The ALP Government’s commitment to policies to manage climate change through emissions reduction gives clear guidance to financial services providers and their regulators as to future regulation.
In a recent speech by the Australian Prudential Regulation Authority (APRA) Chair Wayne Byres he said:
“If Australia is to invest in the transition to a low carbon economy consistent with our 2050 net zero emissions target, the banking system will play an important role financing that investment. And to state the obvious, financing that investment successfully requires a good understanding of climate-related risks. Last year, we released a prudential practice guide on the financial risks of climate change. That guide noted there are risks – and opportunities – for financial institutions from a changing climate, and the guidance was designed to help all types of firms make well-informed decisions about how to manage the risks and, hopefully, take advantage of the opportunities.”
Similarly ASIC Deputy Chair Karen Chester recently observed:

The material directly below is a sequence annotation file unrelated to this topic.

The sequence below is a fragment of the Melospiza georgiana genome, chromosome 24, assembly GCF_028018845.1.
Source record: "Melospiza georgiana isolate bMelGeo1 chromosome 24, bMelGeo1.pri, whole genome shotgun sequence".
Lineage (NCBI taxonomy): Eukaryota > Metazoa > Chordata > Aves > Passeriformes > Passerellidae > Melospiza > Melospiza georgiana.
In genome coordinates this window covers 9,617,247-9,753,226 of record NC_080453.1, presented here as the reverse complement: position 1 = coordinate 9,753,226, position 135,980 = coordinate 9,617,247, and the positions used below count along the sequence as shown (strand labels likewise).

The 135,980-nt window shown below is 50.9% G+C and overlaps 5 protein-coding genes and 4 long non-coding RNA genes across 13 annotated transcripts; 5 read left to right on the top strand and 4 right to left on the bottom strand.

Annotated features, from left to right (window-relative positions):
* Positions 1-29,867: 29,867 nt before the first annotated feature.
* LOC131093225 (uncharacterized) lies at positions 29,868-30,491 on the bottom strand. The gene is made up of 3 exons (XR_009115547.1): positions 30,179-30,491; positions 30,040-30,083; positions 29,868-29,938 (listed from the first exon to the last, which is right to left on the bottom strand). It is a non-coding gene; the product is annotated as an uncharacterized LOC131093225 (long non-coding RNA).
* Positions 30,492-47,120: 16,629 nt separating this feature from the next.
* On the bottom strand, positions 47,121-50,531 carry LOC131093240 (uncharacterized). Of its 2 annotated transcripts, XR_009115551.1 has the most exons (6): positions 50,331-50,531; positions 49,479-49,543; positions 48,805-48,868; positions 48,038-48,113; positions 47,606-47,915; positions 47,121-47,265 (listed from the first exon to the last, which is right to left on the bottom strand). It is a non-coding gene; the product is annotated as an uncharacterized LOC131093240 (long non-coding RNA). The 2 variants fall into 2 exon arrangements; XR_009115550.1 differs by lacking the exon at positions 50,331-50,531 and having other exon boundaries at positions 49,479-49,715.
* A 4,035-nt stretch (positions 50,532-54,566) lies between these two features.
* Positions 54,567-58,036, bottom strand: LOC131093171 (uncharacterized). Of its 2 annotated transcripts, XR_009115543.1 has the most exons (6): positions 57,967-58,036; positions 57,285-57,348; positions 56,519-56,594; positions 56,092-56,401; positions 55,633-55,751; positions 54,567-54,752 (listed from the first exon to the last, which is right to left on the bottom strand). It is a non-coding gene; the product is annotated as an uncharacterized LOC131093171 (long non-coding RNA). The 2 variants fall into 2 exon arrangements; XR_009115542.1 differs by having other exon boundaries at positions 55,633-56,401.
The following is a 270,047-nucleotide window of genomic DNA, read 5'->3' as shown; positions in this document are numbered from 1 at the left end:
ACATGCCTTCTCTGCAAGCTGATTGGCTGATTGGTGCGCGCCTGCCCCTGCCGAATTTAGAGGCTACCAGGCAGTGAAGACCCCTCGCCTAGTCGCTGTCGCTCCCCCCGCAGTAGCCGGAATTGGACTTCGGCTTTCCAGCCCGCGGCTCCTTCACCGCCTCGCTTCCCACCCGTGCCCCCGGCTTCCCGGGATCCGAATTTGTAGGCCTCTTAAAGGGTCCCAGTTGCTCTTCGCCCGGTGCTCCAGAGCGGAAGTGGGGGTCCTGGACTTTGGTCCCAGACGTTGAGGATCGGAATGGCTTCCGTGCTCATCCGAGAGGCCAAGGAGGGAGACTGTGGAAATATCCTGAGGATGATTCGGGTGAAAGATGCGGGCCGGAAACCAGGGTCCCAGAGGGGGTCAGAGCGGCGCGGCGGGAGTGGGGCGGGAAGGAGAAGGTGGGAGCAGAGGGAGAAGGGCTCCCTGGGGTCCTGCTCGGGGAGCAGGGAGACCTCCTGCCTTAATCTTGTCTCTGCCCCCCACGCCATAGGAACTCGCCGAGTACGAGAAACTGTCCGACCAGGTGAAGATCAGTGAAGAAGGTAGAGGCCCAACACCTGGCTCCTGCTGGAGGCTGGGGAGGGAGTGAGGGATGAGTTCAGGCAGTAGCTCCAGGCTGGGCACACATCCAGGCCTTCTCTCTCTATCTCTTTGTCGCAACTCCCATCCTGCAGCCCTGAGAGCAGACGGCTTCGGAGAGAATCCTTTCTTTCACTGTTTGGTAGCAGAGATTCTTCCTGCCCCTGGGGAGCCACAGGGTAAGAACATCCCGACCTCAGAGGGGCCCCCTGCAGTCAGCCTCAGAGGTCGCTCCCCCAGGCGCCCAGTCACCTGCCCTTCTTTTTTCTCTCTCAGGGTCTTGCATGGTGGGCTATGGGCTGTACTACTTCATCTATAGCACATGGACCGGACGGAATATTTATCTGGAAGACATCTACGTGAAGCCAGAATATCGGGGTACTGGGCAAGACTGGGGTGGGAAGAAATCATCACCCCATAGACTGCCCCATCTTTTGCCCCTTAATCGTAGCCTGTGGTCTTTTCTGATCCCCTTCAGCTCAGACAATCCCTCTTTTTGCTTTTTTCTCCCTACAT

“perhaps the most enduring, fundamental change in global markets is the impact of climate change. Sustainability, including managing climate risk, is today widely acknowledged as a key driver of enterprise value. Climate risk is a critical investment risk to manage, and corporate performance is and will be increasingly assessed accordingly.”
The response of financial services providers to climate change will include: reducing their own emissions,
reviewing their investments, reviewing lending risk considerations and complying with APRA’s guidance.
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Author: David Jacobson
Principal, Bright Corporate Law
About David Jacobson
The information contained in this article is not legal advice. It is not to be relied upon as a full statement of the law. You should seek professional advice for your specific needs and circumstances before acting or relying on any of the content.